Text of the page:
Tuesday, July 9, 2013

The Benefits of Rooting For a Crummy Baseball Team

This has not been a good season for my Chicago White Sox, who have stumbled down into the cellar of the American League Central, the least fearsome division in baseball.  A combination of an aging core and mediocre performances has them losing game after game in a seemingly unending parade of futility.  This year I decided to take on the Mets as my other rooting interest, since I have decided to permanently settle in the tri-state area.  They are a franchise in disarray with a batting order full of guys who should be playing in AAA ball, not in the majors.

I still watch my teams' games, despite the fact that I usually see them lose, often in excruciating fashion.  The Mets lost a 19 inning game awhile back, and the White Sox just lost four in a row at home to the Cubs, giving Chicago bragging rights to the North Siders.  My only consolation is that the Astros and Marlins are worse, so at least my teams won't be the absolute rock bottom in either of their respective leagues.

That's cold comfort, of course, but I've found there are some benefits to rooting for a bad baseball team.  Paradoxically, it makes fandom less stressful.  Last year, when the White Sox slowly deflated at the end of the season and fell out of the first place position they held since spring, each loss was a fresh dagger to the heart.  Now when they blow a few games it's irritating but not stress-inducing.  There's nothing worse than a pennant race for the cardiac health of a baseball fan, and with both of my teams already out of contention, this season will prove to at least be more heart healthy than the last.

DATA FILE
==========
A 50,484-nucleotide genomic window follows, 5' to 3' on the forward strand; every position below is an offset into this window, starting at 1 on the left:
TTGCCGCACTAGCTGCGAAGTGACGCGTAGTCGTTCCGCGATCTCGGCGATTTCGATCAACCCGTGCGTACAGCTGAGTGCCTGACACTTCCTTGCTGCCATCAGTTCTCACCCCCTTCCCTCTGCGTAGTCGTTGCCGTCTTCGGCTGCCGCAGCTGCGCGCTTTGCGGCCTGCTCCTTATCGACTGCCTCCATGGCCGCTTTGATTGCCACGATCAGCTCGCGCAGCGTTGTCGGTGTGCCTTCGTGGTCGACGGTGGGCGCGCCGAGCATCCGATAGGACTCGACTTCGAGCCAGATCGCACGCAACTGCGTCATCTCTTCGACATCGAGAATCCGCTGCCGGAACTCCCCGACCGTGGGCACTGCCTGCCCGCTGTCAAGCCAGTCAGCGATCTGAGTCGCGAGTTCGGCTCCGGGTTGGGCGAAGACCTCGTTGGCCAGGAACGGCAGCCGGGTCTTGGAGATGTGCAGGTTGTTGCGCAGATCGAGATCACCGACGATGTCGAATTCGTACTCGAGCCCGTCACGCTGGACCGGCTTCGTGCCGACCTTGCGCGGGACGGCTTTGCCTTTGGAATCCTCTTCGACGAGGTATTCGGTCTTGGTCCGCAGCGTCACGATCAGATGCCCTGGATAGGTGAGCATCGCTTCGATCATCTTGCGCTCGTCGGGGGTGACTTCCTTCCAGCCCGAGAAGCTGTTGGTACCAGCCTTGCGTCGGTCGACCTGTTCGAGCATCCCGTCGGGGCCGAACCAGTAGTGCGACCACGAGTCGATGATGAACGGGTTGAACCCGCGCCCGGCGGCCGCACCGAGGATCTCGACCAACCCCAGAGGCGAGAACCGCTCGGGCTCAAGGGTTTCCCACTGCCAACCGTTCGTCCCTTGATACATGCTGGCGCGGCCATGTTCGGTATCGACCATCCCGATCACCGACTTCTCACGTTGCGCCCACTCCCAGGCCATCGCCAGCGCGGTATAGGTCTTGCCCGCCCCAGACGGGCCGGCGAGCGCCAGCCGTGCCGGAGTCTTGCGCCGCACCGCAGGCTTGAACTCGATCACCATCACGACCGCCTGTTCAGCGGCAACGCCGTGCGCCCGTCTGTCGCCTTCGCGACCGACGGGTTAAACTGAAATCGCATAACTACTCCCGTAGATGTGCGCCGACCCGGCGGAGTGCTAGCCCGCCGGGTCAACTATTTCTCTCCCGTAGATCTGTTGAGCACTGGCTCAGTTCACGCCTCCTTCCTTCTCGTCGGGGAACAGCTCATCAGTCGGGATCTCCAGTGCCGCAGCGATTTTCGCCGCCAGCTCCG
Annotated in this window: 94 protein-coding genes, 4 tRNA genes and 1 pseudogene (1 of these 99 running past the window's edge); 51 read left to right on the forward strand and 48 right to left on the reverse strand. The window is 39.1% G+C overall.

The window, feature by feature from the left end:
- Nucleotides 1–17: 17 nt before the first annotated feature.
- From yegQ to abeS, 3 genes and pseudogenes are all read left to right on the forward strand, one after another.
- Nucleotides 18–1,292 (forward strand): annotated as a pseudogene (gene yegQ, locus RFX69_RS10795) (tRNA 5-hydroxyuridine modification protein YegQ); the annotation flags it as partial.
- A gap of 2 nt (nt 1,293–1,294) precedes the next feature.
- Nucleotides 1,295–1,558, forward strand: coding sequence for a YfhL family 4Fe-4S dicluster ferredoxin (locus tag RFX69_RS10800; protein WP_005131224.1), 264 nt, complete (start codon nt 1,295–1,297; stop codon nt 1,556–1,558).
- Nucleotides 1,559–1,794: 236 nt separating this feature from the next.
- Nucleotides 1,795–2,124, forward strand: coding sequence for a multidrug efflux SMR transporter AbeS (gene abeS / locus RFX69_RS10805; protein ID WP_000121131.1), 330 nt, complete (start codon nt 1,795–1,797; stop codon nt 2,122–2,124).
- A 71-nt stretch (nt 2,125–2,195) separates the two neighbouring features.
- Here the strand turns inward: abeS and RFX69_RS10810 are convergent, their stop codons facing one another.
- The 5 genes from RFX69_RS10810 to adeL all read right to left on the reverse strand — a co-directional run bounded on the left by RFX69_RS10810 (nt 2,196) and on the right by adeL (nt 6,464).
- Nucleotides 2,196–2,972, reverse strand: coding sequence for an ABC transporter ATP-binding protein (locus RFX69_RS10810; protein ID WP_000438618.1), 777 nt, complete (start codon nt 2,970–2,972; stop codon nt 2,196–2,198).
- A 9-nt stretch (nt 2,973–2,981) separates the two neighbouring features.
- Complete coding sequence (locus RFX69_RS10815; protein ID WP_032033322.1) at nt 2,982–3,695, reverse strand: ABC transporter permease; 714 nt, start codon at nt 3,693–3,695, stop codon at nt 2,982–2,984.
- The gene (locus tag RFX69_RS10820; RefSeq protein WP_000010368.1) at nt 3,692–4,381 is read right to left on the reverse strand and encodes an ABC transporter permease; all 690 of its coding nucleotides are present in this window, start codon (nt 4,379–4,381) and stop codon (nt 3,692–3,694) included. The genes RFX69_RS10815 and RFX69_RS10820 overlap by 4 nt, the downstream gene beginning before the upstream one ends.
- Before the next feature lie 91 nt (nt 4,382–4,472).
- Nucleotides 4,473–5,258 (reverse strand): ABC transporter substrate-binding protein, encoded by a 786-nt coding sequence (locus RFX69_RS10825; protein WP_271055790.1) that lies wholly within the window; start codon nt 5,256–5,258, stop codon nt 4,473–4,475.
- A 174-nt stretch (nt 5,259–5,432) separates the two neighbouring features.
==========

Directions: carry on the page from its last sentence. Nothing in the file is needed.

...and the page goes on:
The other major benefit to rooting for a bad team is less tangible, but very important.  By yoking oneself to a gang of cellar dwellers, you get practice in learning how to lose.  This is a crucial skill, because most people's lives have more losses than they do wins.  Baseball gives particularly intense training, because unlike other sports, it happens every day during the season, and so like life, goes on without a break.  Each day when you pull for the likes of the Mets or White Sox, you wake up knowing that it is very likely that at least one thing in your life won't go the way you want it to that day.

But that's life, isn't it?  Every day has the potential to bring something new and crummy.  An unexpected bill will come in the mail, a family member will get ill, you'll break a dish, the cat will puke on the floor, you'll get passed over for promotion and so on and so on until the day you die.  In life, you have to relish in the small moments of relief, like the dollar bill found in the street, your subway train arriving ahead of schedule, hitting all of the green lights, your favorite song coming on the radio, and your shitty baseball team somehow winning against a better squad.  That's life, too.

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